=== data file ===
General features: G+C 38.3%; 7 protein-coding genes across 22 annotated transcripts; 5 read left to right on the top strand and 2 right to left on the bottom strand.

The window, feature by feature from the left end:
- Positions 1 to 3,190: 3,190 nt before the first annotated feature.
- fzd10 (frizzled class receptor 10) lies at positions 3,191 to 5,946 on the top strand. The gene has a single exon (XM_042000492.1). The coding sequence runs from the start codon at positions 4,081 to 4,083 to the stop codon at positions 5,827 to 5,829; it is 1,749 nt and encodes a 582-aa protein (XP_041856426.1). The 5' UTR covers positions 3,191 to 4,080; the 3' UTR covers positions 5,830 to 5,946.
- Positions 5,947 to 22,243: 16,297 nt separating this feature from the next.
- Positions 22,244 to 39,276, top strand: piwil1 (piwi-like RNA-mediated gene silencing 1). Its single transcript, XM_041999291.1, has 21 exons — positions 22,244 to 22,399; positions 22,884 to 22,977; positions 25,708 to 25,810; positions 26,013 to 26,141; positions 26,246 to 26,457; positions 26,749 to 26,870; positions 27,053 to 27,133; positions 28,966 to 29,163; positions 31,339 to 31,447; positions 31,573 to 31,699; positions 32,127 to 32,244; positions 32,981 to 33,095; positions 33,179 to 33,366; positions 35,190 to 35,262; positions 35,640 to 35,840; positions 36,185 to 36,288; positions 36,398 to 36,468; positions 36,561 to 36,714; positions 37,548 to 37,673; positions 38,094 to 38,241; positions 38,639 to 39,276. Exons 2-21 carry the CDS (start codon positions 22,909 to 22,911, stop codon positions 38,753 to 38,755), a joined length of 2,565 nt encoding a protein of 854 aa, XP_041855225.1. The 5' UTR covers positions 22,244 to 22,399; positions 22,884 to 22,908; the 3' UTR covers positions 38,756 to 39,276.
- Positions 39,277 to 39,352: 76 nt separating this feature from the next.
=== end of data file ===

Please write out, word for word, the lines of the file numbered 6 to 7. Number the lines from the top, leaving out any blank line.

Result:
- Positions 22,244 to 39,276, top strand: piwil1 (piwi-like RNA-mediated gene silencing 1). Its single transcript, XM_041999291.1, has 21 exons — positions 22,244 to 22,399; positions 22,884 to 22,977; positions 25,708 to 25,810; positions 26,013 to 26,141; positions 26,246 to 26,457; positions 26,749 to 26,870; positions 27,053 to 27,133; positions 28,966 to 29,163; positions 31,339 to 31,447; positions 31,573 to 31,699; positions 32,127 to 32,244; positions 32,981 to 33,095; positions 33,179 to 33,366; positions 35,190 to 35,262; positions 35,640 to 35,840; positions 36,185 to 36,288; positions 36,398 to 36,468; positions 36,561 to 36,714; positions 37,548 to 37,673; positions 38,094 to 38,241; positions 38,639 to 39,276. Exons 2-21 carry the CDS (start codon positions 22,909 to 22,911, stop codon positions 38,753 to 38,755), a joined length of 2,565 nt encoding a protein of 854 aa, XP_041855225.1. The 5' UTR covers positions 22,244 to 22,399; positions 22,884 to 22,908; the 3' UTR covers positions 38,756 to 39,276.
- Positions 39,277 to 39,352: 76 nt separating this feature from the next.